Jump to content
Home
Forum
Join Us
Articles
About Us
Tapestry

'writing In Nursery'


Guest
 Share

Recommended Posts

Hello

I need a bit of clarification on a dispute that we are having in my early years setting. How frequently should chdn in nursery have access to mark making/writing?And how regularly should they take part in shared writing situations? I personally feel there should be specified area for mark making available all the time, along with weekly adult supported activities. Also do people start teaching phonics in the chdns first term or leave it later? Please help I would love to know what you do? :D

Thanks Jacqui

PS does anyone know how to get rid of my stupid 'Fernando71' name?

Link to comment
Share on other sites

I most certainly agree that mark making should be available at all times. I also have the facility available all around our pre-school unit as well as outside, with a big whiteboard and markers as well as chalks and an 'outdoor box' with notebooks and pencils, pens and crayons for the children to note things they see that interest them. Often role play areas are particularly successful in encouraging children to experiment with mark making, and to practise their emergent and early writing. That way, the opportunities are available in all aspects of their experience so become far more meaningful for them than artificial 'formal' exercises - not that we don't have them, we just feel it's more important for these experiences to be available all the time. We also have sand/salt trays, etc.

 

Sue :D

Link to comment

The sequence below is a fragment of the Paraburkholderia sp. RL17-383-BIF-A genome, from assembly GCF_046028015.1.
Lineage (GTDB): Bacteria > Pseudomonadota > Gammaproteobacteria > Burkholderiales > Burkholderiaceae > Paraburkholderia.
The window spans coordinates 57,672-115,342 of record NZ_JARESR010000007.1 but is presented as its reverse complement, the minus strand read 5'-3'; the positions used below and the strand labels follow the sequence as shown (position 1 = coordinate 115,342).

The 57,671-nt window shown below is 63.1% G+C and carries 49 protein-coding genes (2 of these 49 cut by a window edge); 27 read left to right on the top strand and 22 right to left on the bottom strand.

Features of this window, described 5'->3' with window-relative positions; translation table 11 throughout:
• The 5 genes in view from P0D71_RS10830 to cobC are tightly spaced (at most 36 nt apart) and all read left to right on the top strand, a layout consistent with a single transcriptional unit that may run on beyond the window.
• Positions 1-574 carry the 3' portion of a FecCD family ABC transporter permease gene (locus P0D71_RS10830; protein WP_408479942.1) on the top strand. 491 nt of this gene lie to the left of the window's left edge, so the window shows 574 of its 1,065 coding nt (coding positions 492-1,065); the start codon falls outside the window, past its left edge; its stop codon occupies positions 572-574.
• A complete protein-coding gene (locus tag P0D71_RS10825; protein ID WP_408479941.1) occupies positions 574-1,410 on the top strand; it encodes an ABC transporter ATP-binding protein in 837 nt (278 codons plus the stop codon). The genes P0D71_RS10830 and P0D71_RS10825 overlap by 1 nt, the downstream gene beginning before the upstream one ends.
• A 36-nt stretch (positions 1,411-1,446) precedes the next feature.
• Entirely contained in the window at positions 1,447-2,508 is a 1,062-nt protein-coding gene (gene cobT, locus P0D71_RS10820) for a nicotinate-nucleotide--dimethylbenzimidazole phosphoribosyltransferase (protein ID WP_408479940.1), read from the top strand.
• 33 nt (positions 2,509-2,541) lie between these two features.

Share on other sites

Ditto for writing

 

We do phonics in the second and third term of the year, working through from A - Z in order using the Jolly Phonics actions to reinforce each sound. For some children this is their first term, but for most it is not. The ones who are a bit young enjoy doing the actions even if they don't understand the concept yet.

 

Carolyn

Link to comment
Share on other sites

Hi Jacqui

 

I second everything said about having opportunities for writing. We have notepads, pencils, diaries, clipboards, and pens, pencils etc whatever the role play area or theme is.

 

We also do Jolly Phonics - everyday. We don't do them a-z though, we do it in the order Jolly Phonics suggest - satipn etc etc. As Carolyn says, even the young ones enjoy doing the actions and making the sounds. Indeed, the challenge is getting them to stop at the appropriate time!

 

Can I ask (in a non-challenging, non-threatening kind of way!) what is the thinking behind doing Phonics for only two terms? Is it because of the type of setting you're in, do you have one intake and only have four year olds?

 

I can't remember who is in which type of setting - I could do with a little reminder next to the information about how many posts a person has done - so and so is a Reception teacher, or in a pre-school etc. Maybe then I could keep track.

 

Isn't it sad when the brain power starts to go?

 

Maz

Link to comment
Share on other sites

Hi Maz -

 

Actually, I think that's a good idea. Like you I get confused! I can remember some, but since we've been getting zillions of new members, I lose track!!

 

Maybe Steve can include this in his upcoming revamp???

 

Steve - is this possible?

 

Sue :D

Link to comment
Share on other sites

To reply to Maz's non-threatening, non-challenging question -

 

We are a sessional preschool taking children 2yrs 9 month to 5.

I think we originally decided to do phonics in the second and third terms because we are taking in new children during the year as they turn 2 years 9 months and felt that it was better to start in January once most the the new intake were "in", settled and a bit older.

 

Carolyn

Link to comment
Share on other sites

Thanks everyone for so many replies.

Does anyone actually do any teacher led, 'formal' (not sure formal is the word I mean - like teaching the chdn to sound out kind of thing) type of writing activities and if so how often?

 

Cheers Jacqui